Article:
I have carried this book with me through dozens of worlds; after every mission is complete I sit in Jack’s bar and scribble in it and wait for you to come to me. You always do. Something in every version of you responds to something in me. I ache a little for you, for that—the accident erased me through all worlds. Erased me, or coalesced all of the possible mes into this me.
So I can take my little samples of you, and go home to my you—and if, the morning after, you couldn’t stop thinking of me—if you fell half in love, as I always fall in love with you—
I’m sorry for giving you just a fragment of something you can never truly have.
Mea culpa, mea culpa, mea maxima culpa…
I tell myself it’s not cheating if it’s the same person. And it is only ever you. All my life, in all of my worlds—I screwed around plenty before I met you, had the usual slew of infatuations, but nothing like what I had with you. Never a love this strong.
So I seek you out. I study you, the way you would’ve been if your life had been different. The way you would’ve been if you didn’t have to take care of me.
I fall a little in love every time. And every time, I end up back in your apartment, back in your bed, my hair falling all around a different you, your hands with their calluses in the wrong places, your missing scars.
Perhaps it is my biggest act of cowardice that I can’t, won’t, give this to my you.
I used to call my you the real you, when I started this book. But, with every walk, I’m more and more aware that every you is the real you.
So my you is you-prime. Which sounds silly. But it’s the language I have. And here is my other secret. The only other thing I’ve ever kept from you.
I’m not coming back.
I want to. More than anything. I want to go home. I want the Incident to never have happened. I would gladly trade all of the Walking, all of its marvels, for a quiet normal life with you. A cottage on the beach, maybe. With a dog. Maybe a golden retriever.
But I’m not coming back. Not from this walk.
It was about three years ago that the first of the Walkers stopped returning. Cal—remember Cal? We were so puzzled when he never came back. It was a standard walk, no tricky stuff. To an alternate he’d been to before, even. But he never came home. We figured maybe he defected, maybe he found something over there he couldn’t get here.
About six months later, it was Jeff.
That much, my version of you knew; I told you we probably had a defection epidemic going on. That’s what we all thought for about two years. Which is why Command implanted us all with tracking chips—so if someone tried to defect, we could track them down and bring them home.
But when Dana disappeared…her chip died. Lost cohesion, lost signal. And that’s when the scientists started to go oh shit. That’s when they started calling me in for all those physicals. Full-body scans. That’s when I started to feel less like a courier, more like a lab rat.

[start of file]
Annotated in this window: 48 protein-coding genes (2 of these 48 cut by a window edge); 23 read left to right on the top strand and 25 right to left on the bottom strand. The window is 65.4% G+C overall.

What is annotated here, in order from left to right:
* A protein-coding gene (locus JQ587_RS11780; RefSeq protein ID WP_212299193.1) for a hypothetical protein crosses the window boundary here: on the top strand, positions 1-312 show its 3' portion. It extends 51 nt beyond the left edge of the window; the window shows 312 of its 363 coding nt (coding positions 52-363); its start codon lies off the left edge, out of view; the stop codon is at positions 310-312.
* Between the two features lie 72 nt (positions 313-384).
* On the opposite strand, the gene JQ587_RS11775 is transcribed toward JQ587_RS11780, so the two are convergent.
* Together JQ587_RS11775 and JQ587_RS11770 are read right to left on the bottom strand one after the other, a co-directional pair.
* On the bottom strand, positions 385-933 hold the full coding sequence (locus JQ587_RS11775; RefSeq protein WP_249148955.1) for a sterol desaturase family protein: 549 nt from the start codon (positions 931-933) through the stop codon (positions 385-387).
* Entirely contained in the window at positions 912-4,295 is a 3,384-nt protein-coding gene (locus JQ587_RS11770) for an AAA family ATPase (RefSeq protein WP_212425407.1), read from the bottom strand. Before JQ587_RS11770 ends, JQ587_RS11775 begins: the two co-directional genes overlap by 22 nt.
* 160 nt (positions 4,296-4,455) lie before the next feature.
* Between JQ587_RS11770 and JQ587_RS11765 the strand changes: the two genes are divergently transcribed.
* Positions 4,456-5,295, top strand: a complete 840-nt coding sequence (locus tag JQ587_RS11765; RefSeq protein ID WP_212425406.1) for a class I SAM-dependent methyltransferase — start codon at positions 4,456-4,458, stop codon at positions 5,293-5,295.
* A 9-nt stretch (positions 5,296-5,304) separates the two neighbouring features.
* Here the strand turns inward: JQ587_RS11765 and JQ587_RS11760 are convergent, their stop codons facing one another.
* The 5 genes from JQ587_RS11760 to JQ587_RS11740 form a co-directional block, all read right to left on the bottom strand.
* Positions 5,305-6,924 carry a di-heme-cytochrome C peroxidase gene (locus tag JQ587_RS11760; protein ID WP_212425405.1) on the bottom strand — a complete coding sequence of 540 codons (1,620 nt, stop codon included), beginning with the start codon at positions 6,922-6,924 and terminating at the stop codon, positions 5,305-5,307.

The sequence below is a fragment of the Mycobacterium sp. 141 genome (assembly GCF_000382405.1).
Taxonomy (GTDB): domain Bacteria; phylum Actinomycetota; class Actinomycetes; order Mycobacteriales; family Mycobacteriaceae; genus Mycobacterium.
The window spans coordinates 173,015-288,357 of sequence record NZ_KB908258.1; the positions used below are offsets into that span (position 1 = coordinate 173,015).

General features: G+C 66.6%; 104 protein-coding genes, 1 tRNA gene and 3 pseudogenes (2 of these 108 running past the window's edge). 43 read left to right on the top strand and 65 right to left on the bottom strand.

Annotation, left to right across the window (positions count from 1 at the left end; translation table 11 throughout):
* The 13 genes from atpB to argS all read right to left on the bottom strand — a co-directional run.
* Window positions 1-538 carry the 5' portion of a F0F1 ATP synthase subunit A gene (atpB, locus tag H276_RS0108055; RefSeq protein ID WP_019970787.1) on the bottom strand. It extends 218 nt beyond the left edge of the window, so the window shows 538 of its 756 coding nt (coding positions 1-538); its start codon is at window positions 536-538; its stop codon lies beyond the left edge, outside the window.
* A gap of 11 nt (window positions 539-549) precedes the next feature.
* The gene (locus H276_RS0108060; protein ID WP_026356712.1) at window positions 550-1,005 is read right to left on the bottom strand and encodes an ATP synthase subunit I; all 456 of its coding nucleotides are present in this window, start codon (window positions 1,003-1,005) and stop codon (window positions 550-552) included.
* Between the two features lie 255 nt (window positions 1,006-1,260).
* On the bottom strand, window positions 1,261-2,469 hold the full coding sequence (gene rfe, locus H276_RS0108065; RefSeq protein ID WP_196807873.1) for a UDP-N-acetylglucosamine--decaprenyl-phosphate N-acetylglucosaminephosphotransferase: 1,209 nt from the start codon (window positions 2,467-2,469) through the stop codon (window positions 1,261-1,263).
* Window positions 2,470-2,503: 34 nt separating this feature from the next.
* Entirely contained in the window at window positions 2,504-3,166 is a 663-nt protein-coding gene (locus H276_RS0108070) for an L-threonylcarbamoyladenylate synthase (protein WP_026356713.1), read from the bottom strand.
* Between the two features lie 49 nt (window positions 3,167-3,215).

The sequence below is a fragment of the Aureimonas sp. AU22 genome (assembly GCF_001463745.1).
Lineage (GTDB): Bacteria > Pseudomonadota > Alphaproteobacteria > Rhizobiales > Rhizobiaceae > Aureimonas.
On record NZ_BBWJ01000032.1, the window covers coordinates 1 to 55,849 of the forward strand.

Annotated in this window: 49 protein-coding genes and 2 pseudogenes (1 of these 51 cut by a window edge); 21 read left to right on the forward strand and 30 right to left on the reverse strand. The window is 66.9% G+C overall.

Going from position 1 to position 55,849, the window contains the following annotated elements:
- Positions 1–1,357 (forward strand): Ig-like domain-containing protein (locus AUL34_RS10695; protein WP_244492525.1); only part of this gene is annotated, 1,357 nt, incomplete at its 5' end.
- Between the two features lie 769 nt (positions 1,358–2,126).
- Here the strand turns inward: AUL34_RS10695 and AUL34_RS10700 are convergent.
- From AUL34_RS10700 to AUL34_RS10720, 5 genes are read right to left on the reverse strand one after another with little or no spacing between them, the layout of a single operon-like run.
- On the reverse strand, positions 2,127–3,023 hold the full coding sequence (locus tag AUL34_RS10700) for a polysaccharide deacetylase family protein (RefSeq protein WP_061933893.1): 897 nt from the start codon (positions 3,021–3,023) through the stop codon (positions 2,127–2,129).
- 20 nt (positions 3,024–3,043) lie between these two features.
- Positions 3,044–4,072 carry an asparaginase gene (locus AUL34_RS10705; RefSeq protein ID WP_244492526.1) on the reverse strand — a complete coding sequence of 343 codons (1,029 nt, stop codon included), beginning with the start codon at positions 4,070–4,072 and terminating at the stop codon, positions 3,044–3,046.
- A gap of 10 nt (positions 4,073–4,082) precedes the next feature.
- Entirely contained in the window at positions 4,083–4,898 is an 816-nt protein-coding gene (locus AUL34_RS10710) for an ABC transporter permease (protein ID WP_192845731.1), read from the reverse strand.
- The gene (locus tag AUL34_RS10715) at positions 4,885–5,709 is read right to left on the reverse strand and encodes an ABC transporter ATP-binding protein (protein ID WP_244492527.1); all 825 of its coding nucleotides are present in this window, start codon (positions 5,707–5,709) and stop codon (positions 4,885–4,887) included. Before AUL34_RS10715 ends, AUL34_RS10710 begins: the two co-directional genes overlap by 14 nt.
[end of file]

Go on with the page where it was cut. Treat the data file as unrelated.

That’s when they started to figure out that the walks were taking us apart. Walkers weren’t defecting. They were…dissolving. Into the spaces between. Each Walk accelerated the inevitable breakdown.
When I got sick…they knew what it meant. Marcus had gone just a month prior, and they’d been taking samples from the remaining walkers since Dana had died, so they saw the progression in Marcus.
And they’ve seen it in me, and they’re pretty sure—as sure as you can be with a mysterious illness and a tiny sample size—that I’m not coming back from this one.
I’m going to try.
I could settle down with this you and try to make a life here, hope the illness doesn’t consume me. Hope I don’t dissolve into thin air, become foam on the sea. And I considered it. But it isn’t the same. No you is my you. And I don’t know how I can live without ever seeing you again.
I don’t want to go.
But I don’t want to run away, either.
Maybe when the last Walker dies, the worlds will snap back into place. Maybe there will be another me for you.
Soon, now. Soon you’ll get to see what happens.
As for me, it’s morning. And I have a Walk to make. At least, I hope I do.
Love you ’til the stars go cold,
I am thinking of you in the spaces between. I always have. I always will. The between will shortly be all there is of me, and all there is of me will be a memory, a dream, of you. Of a you I knew worlds ago and worlds away, a you I’ve carried with me in my thoughts through a hundred bars, a you who’ll never know what became of me.
I am thinking of you in the spaces between.
I am thinking of you in the spaces between.
Shira Lipkin has managed to convince Stone Telling, Electric Velocipede, Chizine, Interfictions 2, Mythic Delirium, and other otherwise-sensible magazines and anthologies to publish her short fiction and poetry. She credits luck, glitter eyeliner, and tenacity. She lives in Boston with her family and the requisite cats, fights crime with the Boston Area Rape Crisis Center, is taking suggestions for her burlesque name, does six impossible things before breakfast, and would like a nap now. You can track her movements at shiralipkin.com. Please do. She likes the company.